Sebastian Vettel was victorious at the Singapore Grand Prix, ending a winless streak that had stretched to more than a year. Having started and run third in the opening stint, the Ferrari driver clocked a rapid out-lap after his pit stop to not only jump Lewis Hamilton but also teammate and pole-sitter Charles Leclerc.

After a run of edge-of-the-seat races, the Singapore Grand Prix was a processional affair – for the frontrunners at the least – dictated by strategy. With the top-half of the grid all starting on the quickest but least durable Soft compound tyres, their immediate focus was to try and run at the slowest possible pace to stretch their opening stint.

Leclerc made a textbook getaway to lead Hamilton and Vettel off the grid, while the midfield and below had a few predictable scrapes. Renault’s Nico Hülkenberg, McLaren’s Carlos Sainz Jr. and Williams’ George Russell all made early visits to their pit bays to repair damage – Hülkenberg and Sainz had a coming-together, while Russell had his front wing clipped by Daniel Ricciardo’s Renault.

Leclerc controlled the pace early on, running just out of reach of the chasing pack and backing Hamilton into Vettel so he could undercut the championship leader during the approaching pit stops. Max Verstappen held station just behind in fourth in his Red Bull Racing Honda with teammate Alexander Albon in sixth, with Hamilton’s teammate Valtteri Bottas sandwiched between them.

With just one stop expected, the timing and execution of the upcoming pit stops would shape the outcome of the race. With Red Bull Racing setting up to receive Verstappen and fearing an undercut by the Dutchman, Ferrari’s tacticians made a last-minute decision to pit Vettel at the end of Lap 18. They emerged in the same order, but Vettel was able to pump out several fast sectors on his out-lap. With Mercedes keeping both Hamilton and Bottas out on track, he was looking good to jump into second place and give Ferrari its first 1-2 finish of the season.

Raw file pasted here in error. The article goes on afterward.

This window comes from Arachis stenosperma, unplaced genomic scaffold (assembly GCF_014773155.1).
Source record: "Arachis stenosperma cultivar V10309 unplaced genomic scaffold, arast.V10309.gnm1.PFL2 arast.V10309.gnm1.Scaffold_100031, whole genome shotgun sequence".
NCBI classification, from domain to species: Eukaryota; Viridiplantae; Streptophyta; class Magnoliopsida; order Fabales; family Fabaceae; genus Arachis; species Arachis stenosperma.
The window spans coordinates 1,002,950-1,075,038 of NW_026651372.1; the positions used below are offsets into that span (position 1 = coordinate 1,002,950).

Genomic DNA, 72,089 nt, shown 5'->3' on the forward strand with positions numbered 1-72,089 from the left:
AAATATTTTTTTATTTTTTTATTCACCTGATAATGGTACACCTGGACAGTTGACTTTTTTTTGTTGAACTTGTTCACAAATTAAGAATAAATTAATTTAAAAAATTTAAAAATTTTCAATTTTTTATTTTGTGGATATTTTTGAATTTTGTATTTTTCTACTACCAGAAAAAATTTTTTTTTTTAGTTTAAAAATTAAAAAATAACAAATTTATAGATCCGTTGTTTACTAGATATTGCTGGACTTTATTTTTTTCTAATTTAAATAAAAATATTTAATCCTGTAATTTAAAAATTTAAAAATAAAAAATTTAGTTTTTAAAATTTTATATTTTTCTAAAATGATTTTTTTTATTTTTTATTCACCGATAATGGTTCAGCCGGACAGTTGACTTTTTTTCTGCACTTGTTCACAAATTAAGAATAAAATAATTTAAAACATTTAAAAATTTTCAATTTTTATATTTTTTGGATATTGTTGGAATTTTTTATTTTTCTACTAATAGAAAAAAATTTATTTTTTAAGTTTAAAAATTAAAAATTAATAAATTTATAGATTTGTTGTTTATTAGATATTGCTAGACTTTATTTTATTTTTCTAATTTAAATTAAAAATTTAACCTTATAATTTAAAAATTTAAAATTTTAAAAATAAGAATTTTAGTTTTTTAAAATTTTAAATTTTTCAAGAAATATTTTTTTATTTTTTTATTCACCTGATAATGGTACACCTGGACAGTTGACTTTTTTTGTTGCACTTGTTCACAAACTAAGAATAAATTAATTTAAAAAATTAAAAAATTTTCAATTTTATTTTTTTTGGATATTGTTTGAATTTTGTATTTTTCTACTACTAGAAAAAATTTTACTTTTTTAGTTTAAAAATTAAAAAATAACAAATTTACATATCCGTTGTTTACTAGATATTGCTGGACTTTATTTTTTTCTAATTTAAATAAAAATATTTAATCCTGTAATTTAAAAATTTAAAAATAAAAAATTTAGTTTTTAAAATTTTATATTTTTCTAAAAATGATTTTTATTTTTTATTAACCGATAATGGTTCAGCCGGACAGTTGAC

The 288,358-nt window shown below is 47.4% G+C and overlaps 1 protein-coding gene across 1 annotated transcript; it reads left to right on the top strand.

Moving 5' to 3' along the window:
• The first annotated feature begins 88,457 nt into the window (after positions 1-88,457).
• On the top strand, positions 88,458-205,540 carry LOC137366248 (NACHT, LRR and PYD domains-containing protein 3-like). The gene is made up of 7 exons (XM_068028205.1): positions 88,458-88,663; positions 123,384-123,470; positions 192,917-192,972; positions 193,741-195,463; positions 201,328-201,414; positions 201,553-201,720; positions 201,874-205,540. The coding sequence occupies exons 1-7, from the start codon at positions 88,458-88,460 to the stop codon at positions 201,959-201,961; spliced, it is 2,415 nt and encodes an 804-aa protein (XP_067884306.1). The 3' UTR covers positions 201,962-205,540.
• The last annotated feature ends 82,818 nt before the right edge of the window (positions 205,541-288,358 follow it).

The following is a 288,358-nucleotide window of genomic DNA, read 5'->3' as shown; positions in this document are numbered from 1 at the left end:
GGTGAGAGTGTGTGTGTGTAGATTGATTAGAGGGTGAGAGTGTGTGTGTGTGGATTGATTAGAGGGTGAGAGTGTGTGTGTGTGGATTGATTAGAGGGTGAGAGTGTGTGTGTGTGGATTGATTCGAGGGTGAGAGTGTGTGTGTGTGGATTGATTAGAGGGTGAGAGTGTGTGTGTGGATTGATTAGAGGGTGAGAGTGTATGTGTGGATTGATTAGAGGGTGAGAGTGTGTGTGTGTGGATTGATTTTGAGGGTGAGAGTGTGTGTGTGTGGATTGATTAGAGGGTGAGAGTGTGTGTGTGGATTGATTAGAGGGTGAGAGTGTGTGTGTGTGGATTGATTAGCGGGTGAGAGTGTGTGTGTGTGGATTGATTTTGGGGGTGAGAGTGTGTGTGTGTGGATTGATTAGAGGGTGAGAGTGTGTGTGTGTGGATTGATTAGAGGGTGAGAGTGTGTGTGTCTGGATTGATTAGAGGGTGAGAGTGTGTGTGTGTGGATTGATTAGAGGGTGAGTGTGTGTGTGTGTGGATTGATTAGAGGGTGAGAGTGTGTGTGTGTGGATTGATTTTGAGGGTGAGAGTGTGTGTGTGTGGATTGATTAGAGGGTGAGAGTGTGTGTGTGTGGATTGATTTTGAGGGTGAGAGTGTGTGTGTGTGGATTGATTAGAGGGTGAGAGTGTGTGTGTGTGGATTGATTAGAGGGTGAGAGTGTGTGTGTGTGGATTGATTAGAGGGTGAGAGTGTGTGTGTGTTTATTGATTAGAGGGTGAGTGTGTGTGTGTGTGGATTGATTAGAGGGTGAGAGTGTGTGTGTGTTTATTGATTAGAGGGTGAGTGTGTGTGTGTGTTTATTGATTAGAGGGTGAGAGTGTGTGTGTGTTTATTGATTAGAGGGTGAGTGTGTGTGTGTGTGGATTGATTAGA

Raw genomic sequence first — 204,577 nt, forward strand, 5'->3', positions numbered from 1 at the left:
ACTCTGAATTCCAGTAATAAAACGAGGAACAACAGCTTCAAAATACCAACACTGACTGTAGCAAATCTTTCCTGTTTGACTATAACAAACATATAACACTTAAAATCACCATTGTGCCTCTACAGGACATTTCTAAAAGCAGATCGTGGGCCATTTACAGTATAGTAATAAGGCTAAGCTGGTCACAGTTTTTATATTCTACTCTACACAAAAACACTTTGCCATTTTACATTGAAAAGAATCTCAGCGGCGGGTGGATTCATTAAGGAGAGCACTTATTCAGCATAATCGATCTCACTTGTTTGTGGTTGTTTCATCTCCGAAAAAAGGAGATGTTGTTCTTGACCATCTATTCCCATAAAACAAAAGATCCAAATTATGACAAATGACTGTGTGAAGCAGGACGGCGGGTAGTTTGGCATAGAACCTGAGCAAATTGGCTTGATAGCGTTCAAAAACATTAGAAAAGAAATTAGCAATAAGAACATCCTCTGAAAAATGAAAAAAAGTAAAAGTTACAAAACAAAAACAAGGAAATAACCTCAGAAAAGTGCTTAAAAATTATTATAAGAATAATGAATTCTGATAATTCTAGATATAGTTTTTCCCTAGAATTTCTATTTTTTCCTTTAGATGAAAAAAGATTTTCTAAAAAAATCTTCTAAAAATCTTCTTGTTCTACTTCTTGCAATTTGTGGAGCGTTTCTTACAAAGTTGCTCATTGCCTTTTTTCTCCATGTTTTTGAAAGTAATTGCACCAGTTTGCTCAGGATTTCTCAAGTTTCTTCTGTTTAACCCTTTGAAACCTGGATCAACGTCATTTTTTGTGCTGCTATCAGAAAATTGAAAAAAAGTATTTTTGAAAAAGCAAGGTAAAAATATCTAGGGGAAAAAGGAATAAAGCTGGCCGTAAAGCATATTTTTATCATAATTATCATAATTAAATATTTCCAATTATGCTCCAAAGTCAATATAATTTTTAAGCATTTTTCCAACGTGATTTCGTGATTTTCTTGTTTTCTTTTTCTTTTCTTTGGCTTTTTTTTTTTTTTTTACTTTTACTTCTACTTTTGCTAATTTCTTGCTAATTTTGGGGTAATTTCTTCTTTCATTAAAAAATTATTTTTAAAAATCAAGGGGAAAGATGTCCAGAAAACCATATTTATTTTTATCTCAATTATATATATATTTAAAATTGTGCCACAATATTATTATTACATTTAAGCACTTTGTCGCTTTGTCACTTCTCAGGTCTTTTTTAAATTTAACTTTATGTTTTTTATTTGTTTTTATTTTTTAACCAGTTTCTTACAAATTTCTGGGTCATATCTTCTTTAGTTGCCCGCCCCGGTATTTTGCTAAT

At the end of Lap 20, Leclerc made his sole pit stop but, much to his surprise and frustration, he emerged from the pit lane behind Vettel who now held the effective race lead.

Hamilton and Bottas stayed out for a few more laps, hoping that the Ferraris would be helpd up trying to navigate through the yet-to-pit midfielders. The upgrades Ferrari brought this weekend – specifically to the nose, front wing, diffuser, floor and rear wing – were working far better than expected and had transformed the SF90 which had historically been poor through the kind of slow-speed corners that the Marina Bay street circuit had in abundance.

Mercedes had to gamble on their strategy to compete, but for once the Silver Arrows made the wrong strategic call and were simply not fast enough in clear air. When Hamilton pitted six laps later he emerged at the back of the quartet and needed some team orders to ensure Bottas stayed behind. A fourth place finish was not part of the plan, but by finishing ahead of Bottas he managed to extend his lead in the Drivers’ Championship standings to 65 points.